On reaching the spot designated, General Miles ordered two companies ashore, while Richard and myself were instructed to take our horses off the boat and push out as rapidly as possible to see if there were Indians in the vicinity. While we were getting ashore, Captain Marsh remarked that if there were only a good heavy dew on the grass he would shoot the steamer ashore, and take us on the scout without the trouble of leaving the boat.

It was a false alarm, however, as the objects we had seen proved to be Indian graves. Quite a large number of braves, who had probably been killed in some battle, were laid on scaffolds, according to the Indian custom, and some of their clothing had been torn from the bodies by the wolves and was waving in the air.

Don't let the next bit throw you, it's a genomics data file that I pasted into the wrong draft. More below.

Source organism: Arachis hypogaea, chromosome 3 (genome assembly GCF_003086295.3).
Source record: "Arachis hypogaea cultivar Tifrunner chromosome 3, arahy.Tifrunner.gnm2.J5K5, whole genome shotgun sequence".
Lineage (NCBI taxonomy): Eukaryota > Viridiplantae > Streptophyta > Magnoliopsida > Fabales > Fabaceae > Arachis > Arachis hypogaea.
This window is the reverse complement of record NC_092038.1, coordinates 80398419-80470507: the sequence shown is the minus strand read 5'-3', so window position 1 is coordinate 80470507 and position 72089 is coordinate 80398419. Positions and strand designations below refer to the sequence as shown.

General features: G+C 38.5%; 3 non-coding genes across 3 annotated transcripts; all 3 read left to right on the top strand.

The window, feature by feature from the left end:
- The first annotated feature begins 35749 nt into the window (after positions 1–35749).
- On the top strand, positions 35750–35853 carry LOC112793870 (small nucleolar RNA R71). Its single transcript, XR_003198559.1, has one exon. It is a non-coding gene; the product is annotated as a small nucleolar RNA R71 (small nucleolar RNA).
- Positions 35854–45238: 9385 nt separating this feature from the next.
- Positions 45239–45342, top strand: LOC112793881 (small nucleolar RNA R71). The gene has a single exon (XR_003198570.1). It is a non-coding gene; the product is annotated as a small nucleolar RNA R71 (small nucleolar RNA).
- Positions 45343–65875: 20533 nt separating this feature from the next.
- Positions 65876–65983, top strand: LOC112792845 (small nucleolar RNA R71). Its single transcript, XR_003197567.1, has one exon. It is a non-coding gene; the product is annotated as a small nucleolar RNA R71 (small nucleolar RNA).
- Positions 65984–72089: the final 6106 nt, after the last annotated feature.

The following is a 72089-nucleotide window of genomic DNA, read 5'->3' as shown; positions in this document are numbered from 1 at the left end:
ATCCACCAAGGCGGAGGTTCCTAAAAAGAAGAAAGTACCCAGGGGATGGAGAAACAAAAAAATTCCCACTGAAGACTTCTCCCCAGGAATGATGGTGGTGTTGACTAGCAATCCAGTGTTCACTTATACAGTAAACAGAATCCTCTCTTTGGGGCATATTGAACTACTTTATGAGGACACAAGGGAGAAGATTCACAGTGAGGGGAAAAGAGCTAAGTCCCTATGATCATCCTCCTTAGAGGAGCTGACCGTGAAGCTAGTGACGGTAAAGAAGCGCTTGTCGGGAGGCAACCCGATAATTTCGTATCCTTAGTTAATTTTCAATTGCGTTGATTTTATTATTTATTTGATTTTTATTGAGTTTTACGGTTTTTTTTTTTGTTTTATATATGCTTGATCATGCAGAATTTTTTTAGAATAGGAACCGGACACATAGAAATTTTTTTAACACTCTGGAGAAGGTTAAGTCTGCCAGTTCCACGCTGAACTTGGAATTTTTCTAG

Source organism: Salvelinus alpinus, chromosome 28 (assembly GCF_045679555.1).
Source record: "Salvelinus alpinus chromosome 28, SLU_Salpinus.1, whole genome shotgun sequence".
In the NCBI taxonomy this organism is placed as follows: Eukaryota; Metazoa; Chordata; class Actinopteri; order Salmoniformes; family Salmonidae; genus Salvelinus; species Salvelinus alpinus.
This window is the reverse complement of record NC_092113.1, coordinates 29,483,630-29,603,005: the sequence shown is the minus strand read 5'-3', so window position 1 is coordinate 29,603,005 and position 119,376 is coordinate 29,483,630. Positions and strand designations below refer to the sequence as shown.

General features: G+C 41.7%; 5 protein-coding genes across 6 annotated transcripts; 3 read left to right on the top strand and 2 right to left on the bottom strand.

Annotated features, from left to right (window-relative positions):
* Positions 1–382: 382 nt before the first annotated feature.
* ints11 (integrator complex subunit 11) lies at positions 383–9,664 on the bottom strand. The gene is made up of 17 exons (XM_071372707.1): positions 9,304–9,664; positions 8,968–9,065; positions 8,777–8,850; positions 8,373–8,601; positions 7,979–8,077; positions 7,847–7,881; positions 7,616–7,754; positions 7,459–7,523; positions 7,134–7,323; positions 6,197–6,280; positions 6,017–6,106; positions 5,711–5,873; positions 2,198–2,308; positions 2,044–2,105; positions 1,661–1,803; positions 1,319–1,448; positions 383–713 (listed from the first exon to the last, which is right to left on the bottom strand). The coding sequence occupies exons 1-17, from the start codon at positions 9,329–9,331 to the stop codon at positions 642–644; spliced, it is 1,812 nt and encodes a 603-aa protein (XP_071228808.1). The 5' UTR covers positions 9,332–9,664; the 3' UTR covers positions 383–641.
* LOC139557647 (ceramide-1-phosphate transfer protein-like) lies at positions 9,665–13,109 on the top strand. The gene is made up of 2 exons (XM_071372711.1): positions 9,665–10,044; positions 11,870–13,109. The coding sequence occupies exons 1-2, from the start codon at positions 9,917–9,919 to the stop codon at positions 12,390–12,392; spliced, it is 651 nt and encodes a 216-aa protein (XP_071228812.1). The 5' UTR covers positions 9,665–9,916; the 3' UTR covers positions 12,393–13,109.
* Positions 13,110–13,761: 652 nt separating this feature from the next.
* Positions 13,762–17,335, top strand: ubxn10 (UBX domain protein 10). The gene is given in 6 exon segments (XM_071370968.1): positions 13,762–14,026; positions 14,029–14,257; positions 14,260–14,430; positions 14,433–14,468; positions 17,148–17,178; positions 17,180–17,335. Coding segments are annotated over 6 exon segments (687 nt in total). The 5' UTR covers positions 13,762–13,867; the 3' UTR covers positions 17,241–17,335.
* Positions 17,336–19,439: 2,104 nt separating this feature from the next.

On arriving at Glendive Creek we found that Colonel Rice and his company of the Fifth Infantry, who had been sent there by General Miles, had built quite a good little fort with their trowel-bayonets, a weapon which Colonel Rice was the inventor of, and which is, by the way, a very useful implement of war, as it can be used for a shovel in throwing up intrenchments, and can be profitably utilized in several other ways. On the day previous to our arrival Colonel Rice had a fight with a party of Indians, and had killed two or three of them at long range with his Rodman cannon.

The Far West was to remain at Glendive overnight, and General Miles wished to send dispatches back to General Terry at once. At his request I took the dispatches, and rode seventy-five miles that night through the bad lands of the Yellowstone, and reached General Terry's camp next morning, after having nearly broken my neck a dozen times or more.